Common Defenses & Possible Questions In Cases Where An Individual Has Fallen Down

A common defense is to deny that the Plaintiff was injured because of the hazard alleged. The following questions may be asked in such a fall case:

  • Does the Plaintiff have good witnesses?
  • Was there surveillance video?
  • Did the Plaintiff promptly report the fall to security personnel if security people were available?

If the Plaintiff fell and there were no witnesses, especially if the Plaintiff isn't the world's most upstanding citizen, the defense will try to cast doubt upon the Plaintiff's account. Legally, a jury should find for the Plaintiff if they think there is a 50.1% chance (more probable than not) the Plaintiff is telling the truth. But in reality, a jury may be reluctant to take money from the Defendant or its insurer and give it to the Plaintiff if they think the Plaintiff is probably telling the truth but is concerned there is some chance the Plaintiff is fibbing about some parts of the claim.

The defense always claims that the Plaintiff was partly at fault and in Nevada if the Plaintiff was more than 50% at fault the Plaintiff loses. Unless a walking surfaces suddenly collapses, the defense will argue that hundreds or thousands of people passed over the alleged hazard without incident and if the Plaintiff's attorney argues it was a hazard, why didn't the Plaintiff see the hazard? Most fall cases that the Plaintiff wins involve some deduction for comparative fault. (If the Plaintiff is not more than 50% at fault, Plaintiff gets his or her damages minus the percent he or she was at fault.)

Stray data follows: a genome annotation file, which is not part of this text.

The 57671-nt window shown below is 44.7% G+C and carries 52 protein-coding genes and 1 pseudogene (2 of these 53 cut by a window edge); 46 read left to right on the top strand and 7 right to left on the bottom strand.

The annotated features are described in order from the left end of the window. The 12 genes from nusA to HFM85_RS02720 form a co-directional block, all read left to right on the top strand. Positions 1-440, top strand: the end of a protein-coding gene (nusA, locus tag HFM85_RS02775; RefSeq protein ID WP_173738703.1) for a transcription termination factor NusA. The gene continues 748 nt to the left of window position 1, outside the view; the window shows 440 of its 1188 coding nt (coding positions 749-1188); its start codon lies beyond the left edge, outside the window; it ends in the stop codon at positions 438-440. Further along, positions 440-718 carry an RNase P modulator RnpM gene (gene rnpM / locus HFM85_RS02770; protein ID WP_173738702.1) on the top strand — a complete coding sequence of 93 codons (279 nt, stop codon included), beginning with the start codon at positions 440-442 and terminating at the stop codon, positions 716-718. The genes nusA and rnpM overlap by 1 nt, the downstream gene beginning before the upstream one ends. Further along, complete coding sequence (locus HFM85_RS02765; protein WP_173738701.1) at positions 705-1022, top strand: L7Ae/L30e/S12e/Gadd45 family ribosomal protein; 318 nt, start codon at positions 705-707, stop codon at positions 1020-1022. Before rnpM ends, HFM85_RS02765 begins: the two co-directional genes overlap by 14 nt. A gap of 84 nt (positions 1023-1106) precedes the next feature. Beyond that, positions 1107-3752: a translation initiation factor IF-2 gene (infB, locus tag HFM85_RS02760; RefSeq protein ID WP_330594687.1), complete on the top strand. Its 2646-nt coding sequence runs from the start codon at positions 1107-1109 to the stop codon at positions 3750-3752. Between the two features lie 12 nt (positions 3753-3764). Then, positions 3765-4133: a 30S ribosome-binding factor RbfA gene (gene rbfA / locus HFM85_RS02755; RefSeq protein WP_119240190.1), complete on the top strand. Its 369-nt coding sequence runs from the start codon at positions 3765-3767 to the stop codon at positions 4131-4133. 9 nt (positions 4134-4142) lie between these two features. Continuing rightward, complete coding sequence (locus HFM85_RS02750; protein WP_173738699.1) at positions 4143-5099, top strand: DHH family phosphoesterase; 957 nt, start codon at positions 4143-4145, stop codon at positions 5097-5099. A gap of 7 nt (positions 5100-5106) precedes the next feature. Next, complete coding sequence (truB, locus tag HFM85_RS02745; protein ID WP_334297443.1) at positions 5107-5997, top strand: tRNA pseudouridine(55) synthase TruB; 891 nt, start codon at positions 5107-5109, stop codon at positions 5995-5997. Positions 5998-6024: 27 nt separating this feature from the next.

Unlike most auto collision cases in which liability is not disputed, liability is almost always disputed in fall cases. It helps if the fall injuries are obviously the result of the fall, for example, a broken arm or shoulder with abrasions where the person hit the ground. If the fall injuries are soft tissue injuries, the Plaintiff and their lawyer will be fighting a "two-front war," first trying to convince the jury of liability for the fall and then relating the soft tissue injury to the fall. For this reason fall injuries that are accepted by lawyers tend to be those have injuries clearly resulting from the fall.

Summary of Common Defenses:

The most common defenses to fall injury cases include:

  • Denying the Plaintiff was injured because of the hazard alleged.
  • Casting doubt upon the Plaintiff's account especially if there were no witnesses.
  • Claiming that the Plaintiff is at least partly at fault arguing that hundreds or thousands of people passed over or by the alleged hazard without incident.

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